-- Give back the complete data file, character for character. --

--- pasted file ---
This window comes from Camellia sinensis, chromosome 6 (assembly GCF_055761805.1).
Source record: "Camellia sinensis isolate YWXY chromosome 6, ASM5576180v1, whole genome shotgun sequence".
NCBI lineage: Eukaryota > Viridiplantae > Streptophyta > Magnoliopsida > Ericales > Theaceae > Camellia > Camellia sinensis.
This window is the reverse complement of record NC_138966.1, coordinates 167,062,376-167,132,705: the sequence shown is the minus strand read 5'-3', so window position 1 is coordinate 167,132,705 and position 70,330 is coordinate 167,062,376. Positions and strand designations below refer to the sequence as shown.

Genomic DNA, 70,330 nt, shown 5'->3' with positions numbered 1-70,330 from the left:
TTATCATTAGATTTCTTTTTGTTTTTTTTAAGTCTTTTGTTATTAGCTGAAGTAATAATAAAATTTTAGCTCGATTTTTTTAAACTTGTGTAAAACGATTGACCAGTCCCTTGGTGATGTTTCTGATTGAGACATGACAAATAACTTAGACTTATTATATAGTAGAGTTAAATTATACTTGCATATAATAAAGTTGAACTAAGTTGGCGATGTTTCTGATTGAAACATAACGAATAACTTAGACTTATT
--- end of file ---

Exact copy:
This window comes from Camellia sinensis, chromosome 6 (assembly GCF_055761805.1).
Source record: "Camellia sinensis isolate YWXY chromosome 6, ASM5576180v1, whole genome shotgun sequence".
NCBI lineage: Eukaryota > Viridiplantae > Streptophyta > Magnoliopsida > Ericales > Theaceae > Camellia > Camellia sinensis.
This window is the reverse complement of record NC_138966.1, coordinates 167,062,376-167,132,705: the sequence shown is the minus strand read 5'-3', so window position 1 is coordinate 167,132,705 and position 70,330 is coordinate 167,062,376. Positions and strand designations below refer to the sequence as shown.

Genomic DNA, 70,330 nt, shown 5'->3' with positions numbered 1-70,330 from the left:
TTATCATTAGATTTCTTTTTGTTTTTTTTAAGTCTTTTGTTATTAGCTGAAGTAATAATAAAATTTTAGCTCGATTTTTTTAAACTTGTGTAAAACGATTGACCAGTCCCTTGGTGATGTTTCTGATTGAGACATGACAAATAACTTAGACTTATTATATAGTAGAGTTAAATTATACTTGCATATAATAAAGTTGAACTAAGTTGGCGATGTTTCTGATTGAAACATAACGAATAACTTAGACTTATT